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Mesh Circuit Analysis

Recently I had a reader comment with a request for an example of Kirchoff’s Voltage Law (KVL) with Ohm’s Law. KVL and Ohm’s Law are both used in the circuit analysis methodology called Mesh Circuit Analysis. Consequently I thought I would analyze a small circuit and demonstrate the general principles of this technique that can be used on any circuit.

The circuit we will use below has a 10 volt source and 4 resistors configured as seen.




The first step is to label the circuit as I have done in red ink. This includes the current flowing clockwise through each loop (or mesh) and the voltage drops across each passive element. (In this case all the passive elements are resistors.) Next we will use the picture to write some equations.



If you look at the diagram at the first loop and start at the top, then travel around the loop going clockwise and add up the voltage drops you get the first equation below. Notice the voltage drop across the source is negative because it is not a drop it is an increase.Also notice the sum must equal zero.

The next 2 lines are simply writing the unknown voltage drops in terms of Ohm’s Law. The voltage drop across the resistor is equal to the current through the resistor times the resistance. Notice for resistor 2 the currents are opposing one another. In other words current 1 runs from the top of the circuit toward the bottom of the circuit through resistor 2. Current 2 runs from the bottom to the top. That is why the current component in the second Ohm’s Law equation is i1 minus i2.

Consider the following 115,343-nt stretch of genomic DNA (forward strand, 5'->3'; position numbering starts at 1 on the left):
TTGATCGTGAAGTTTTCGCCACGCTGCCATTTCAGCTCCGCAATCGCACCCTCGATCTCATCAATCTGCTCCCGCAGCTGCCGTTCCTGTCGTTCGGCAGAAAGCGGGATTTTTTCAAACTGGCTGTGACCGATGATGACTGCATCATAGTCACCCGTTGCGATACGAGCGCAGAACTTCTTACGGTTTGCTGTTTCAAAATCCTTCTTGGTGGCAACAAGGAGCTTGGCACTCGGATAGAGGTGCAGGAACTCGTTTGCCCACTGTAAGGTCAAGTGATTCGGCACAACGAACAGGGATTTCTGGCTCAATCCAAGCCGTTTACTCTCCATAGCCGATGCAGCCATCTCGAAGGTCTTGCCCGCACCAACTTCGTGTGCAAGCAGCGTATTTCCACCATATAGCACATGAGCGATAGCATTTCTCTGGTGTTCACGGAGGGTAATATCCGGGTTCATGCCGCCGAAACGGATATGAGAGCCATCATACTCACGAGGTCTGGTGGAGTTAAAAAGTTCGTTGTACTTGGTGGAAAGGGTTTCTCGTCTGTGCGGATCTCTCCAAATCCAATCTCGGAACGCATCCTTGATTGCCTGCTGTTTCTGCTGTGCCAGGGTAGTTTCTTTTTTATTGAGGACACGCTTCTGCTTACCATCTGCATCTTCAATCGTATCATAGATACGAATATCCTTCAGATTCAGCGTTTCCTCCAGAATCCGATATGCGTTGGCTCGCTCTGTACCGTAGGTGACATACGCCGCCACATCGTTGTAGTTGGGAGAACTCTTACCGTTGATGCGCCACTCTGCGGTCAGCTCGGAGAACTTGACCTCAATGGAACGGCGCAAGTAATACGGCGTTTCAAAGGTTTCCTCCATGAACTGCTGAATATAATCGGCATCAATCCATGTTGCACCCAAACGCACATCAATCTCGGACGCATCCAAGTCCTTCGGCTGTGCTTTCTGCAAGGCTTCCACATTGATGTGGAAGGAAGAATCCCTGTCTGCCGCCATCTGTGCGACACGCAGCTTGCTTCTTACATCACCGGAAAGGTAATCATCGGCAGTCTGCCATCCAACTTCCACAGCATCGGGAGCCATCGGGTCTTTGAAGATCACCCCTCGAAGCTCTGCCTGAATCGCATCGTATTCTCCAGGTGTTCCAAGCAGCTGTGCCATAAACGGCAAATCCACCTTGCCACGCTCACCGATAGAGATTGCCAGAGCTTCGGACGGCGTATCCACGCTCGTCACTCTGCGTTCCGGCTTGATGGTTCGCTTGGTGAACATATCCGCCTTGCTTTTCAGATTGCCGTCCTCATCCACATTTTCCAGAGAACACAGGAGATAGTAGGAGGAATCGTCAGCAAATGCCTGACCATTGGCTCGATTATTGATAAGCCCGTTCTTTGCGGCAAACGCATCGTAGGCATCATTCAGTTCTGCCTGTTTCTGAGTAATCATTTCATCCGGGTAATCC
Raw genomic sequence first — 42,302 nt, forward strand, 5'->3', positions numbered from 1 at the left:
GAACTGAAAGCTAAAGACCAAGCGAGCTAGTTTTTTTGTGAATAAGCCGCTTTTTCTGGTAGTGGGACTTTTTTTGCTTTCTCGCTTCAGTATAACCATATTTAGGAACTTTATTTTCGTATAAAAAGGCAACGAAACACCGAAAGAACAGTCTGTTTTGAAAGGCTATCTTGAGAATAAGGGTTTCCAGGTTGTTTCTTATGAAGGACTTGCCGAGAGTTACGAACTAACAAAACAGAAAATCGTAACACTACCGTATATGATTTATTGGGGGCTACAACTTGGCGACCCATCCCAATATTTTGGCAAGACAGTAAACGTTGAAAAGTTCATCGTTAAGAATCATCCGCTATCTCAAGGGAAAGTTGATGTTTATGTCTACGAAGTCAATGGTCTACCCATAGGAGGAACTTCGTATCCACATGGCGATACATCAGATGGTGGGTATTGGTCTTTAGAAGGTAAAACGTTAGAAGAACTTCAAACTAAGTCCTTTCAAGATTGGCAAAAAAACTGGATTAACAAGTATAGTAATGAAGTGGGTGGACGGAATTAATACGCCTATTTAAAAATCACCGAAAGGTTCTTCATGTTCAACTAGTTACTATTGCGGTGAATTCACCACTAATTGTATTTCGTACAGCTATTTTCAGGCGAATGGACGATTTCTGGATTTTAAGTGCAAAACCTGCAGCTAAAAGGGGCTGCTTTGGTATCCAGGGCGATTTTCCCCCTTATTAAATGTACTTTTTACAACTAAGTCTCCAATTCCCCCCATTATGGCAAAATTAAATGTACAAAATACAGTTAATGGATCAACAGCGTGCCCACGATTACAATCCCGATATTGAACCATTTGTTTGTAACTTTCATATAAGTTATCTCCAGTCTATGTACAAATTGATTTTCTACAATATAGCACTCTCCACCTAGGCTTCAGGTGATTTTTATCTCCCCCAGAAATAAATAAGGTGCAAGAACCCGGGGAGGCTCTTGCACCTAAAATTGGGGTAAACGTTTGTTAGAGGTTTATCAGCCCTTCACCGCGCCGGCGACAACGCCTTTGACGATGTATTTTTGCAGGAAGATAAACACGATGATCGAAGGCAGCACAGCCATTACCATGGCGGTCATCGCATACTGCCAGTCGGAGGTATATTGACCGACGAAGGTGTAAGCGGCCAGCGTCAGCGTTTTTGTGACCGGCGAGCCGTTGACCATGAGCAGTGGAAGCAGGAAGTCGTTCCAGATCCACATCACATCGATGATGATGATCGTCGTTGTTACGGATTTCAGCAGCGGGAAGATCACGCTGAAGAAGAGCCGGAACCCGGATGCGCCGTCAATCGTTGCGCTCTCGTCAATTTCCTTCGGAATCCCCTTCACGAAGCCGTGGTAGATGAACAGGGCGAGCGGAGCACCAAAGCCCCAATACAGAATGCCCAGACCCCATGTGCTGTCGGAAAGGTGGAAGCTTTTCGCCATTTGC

Next these two Ohm’s Law equations are substituted in the original equation which gives the 4th line below.

From the 4th line the rest is just algebra. Then do the exact same process for loop 2 as seen above. This gives 2 equations with 2 unknowns. Of course these can be solved by any linear algebra method you prefer.


Below I solved it using simple substitution. This solves for the unknown currents.



Finally, substitute these found currents back into the Ohm’s Law equations we developed earlier and you find the unknown voltage drops. The last diagram shows the final solution.


I hope this answers my reader’s question and has been helpful. Please let me know if anyone needs more help.

The Principle of Voltage Division

The principle of voltage division is derived from Ohm’s Law and from Kirchoff’s Voltage Law (KVL). KVL says that the sum of the voltage drops around a closed loop is equal to zero. Consider the following circuit.

If we apply KVL we have:

From Ohm’s Law we can say:

The current is the same through each resistor since this is a series circuit. If we combine these expressions we get:

If we solve each expression of Ohm’s Law above for the current (i) and substitute that into the last equation, we can show how the total voltage from the voltage source divides across each resistor in proportion to the magnitude of the resistance.

Likewise for resistors 2 and 3 we have:

Finally, we can summarize this in a general expression where VRn is voltage across any general resistor in the series circuit, and Vs is the magnitude of the voltage source.